Late last year and early this year, there was a huge campaign by code.org, which brought together the biggest names in the field of computer sciences, encouraging everyone to take the hour of code. Names like Gates and Zuckerberg dedicated some time to provide support to some instructional videos. You can check it out at Code.Org.
The content in the code.org courses are really simple and I can assure you that anyone willing to invest some time can learn how to code. The idea of introducing simple and popular things in the context of programming appeals to the masses and if you stick with the course for long enough, they slowly wane you off these gimmicks and you will find yourself coding.
But, is learning how to code and being a programmer the same thing?
There are quite a few StackOverflow answers on the subject. One of them says –
“Learning how to program is very different from actually being able to be a valuable programmer. Programming is very simple for the most part. Read spec, implement accordingly. Test. Repeat. Yes, everyone can be a programmer. Not everyone can be a valuable programmer. Especially certain tasks require much more thinking and experimentation than others. Such things are best left for people who actually enjoy doing it. An example could be implementing low-level constructs, counting clock cycles, bits, and bytes without any modern programming tools or anything. Not everyone can handle that.”
Another answer on the cplusplus forum says –
“Nope – I think that you’ve got to have certain traits to be a professional programmer (or even want to become one?). The kind of person who likes to solve puzzles, who is interested in technology, can be focused, …
But I do think that everyone is capable of writing simple programs and could, therefore, become a programmer in the looser sense.”
This blog post by Robert Smith has another perspective to it –
“Quite simply, programming is not for everyone. It is not an absolutely fun and delightful task as it’s portrayed to be in videos like the aforementioned or movies like “The Social Network”. It is rarely an invigorating social activity. A lot of time, it’s sitting in front of a computer screen, looking at a colorful text document, and thinking, and thinking, and typing, getting angry, and wondering why the hell you’re living a life sitting down.”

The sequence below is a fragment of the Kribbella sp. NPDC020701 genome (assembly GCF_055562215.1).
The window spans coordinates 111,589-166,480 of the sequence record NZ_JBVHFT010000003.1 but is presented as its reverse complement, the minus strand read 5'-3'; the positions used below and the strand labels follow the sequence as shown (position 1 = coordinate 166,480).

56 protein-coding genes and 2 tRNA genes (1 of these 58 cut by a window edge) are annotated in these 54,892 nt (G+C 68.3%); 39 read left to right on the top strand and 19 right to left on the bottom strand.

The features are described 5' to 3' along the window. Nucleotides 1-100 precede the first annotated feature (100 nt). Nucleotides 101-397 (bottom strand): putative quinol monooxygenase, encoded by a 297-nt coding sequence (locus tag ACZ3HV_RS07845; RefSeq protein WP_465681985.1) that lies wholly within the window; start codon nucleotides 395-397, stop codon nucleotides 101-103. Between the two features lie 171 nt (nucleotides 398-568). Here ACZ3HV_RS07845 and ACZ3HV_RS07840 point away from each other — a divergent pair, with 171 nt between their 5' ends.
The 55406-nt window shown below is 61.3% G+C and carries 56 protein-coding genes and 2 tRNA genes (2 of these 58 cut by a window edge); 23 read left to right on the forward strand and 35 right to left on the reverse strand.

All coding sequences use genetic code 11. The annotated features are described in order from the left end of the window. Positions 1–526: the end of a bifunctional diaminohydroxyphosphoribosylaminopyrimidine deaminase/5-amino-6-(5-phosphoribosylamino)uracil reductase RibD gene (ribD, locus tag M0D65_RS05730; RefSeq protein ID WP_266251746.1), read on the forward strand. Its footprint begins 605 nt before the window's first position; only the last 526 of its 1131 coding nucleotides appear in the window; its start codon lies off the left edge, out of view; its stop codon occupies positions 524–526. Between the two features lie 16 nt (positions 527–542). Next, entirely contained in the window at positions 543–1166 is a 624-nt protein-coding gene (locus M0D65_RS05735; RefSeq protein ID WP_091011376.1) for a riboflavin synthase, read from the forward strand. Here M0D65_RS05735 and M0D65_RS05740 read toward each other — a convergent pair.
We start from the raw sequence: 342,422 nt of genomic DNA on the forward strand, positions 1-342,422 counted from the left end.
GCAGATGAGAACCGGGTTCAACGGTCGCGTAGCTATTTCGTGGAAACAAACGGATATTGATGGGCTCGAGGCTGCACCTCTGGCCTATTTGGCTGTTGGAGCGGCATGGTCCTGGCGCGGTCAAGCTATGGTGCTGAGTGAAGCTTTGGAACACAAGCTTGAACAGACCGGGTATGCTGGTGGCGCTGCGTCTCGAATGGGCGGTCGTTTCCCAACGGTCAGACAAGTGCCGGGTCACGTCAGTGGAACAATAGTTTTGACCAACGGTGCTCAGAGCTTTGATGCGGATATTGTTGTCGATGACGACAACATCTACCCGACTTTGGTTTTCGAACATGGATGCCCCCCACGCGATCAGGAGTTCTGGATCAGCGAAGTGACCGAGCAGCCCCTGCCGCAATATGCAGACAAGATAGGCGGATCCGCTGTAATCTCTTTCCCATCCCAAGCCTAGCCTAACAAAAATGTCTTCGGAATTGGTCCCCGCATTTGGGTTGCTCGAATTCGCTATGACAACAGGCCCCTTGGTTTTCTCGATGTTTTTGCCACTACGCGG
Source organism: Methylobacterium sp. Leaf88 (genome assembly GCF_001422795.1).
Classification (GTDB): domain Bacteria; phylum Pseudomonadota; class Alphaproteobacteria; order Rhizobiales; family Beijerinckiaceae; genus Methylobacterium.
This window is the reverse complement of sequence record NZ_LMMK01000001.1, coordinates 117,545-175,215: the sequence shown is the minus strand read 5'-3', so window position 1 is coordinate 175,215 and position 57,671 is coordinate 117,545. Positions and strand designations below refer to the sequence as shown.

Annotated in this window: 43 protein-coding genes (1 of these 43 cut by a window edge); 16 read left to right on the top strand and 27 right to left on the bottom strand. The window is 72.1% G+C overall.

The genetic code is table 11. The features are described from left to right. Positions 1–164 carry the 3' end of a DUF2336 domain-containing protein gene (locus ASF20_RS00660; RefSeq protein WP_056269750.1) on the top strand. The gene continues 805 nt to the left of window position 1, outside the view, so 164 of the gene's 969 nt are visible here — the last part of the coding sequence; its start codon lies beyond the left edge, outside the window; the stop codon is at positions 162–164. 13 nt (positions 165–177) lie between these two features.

After seeing all these answers, I can liken this to the value of degrees. An engineering degree from a reputed institution puts a candidate above their compatriots who don’t have it. Having this degree is no bearing on his/her technical aptitude. In fact, technicians with on hand experiences are better most engineering skills.
The reason for this value to an engineering degree is not because of the skills that it teaches; it’s the attitude. The attitude of solving problems; the ability to think differently, systematically and concisely. 4 years of being around peers who have the aptitude to adopt this kind of thought; 4 years of studying about problem solvers and problem-solving techniques changes the way you think. Hence the added value.
Programming is the engineering derivative of computer sciences and the same applies here. Programming is for you, only if you have coding skills and the engineering mindset.
Agree? Disagree? Tell us either way.